Millet is particularly good for nesting Lapwing and wintering buntings:

  • it is sown in mid-May, later than our other spring crops. This means the stubble of the preceding crop can be left until it is ploughed for millet in early May
  • if a millet crop follows sugar beet, Lapwing can be attracted to the almost bare ground of the sugar beet stubble. In some years we have done this, 25% of the farm’s Lapwing nests have been on beet stubble, which covered less than 3% of the farm
  • when this happens, about half the Lapwing nests hatch before ploughing. This means we have to plough round the later nests which have not hatched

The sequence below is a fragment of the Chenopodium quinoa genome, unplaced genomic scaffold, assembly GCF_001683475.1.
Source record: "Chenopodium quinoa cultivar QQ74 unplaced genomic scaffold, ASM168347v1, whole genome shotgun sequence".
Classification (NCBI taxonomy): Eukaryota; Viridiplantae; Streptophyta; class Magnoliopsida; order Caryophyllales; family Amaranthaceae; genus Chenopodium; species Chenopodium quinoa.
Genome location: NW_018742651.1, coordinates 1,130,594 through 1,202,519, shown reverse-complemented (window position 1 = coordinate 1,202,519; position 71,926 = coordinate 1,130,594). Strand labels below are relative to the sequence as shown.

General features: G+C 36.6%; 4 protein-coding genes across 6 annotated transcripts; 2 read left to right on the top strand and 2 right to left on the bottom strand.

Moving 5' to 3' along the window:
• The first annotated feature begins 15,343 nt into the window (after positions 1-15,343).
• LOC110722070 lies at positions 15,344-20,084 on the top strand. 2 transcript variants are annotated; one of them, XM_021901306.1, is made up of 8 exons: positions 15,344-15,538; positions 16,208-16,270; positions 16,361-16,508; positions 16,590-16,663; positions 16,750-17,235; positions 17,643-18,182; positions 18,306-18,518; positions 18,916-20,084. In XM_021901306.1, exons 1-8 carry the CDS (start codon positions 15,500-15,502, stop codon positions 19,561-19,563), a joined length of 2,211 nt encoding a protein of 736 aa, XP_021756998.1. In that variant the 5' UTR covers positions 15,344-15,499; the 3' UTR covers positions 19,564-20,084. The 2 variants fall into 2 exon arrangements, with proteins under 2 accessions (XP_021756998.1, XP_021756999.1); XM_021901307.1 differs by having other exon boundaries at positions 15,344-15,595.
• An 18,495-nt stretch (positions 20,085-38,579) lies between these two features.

• ploughing and drilling millet leaves a barren habitat for chicks. So, we locate our millet close to an alternative feeding habitat, like grassland
  • after millet has been harvested, the stubble is strongly favoured by wintering Yellowhammer and Reed Bunting. In our monitoring of wintering birds on arable land in the 2011-12 winter, 80% of the Yellowhammer and all Reed Bunting were found on millet stubble which covered just 5% of the sample area
Arable land millet
Millet stubble, good for wintering buntings, especially Yellowhammer
Beet root stubble before millet
A field that was sugar beet that has been left into May before ploughing for millet. This habitat attracts ground nesting birds like Lapwing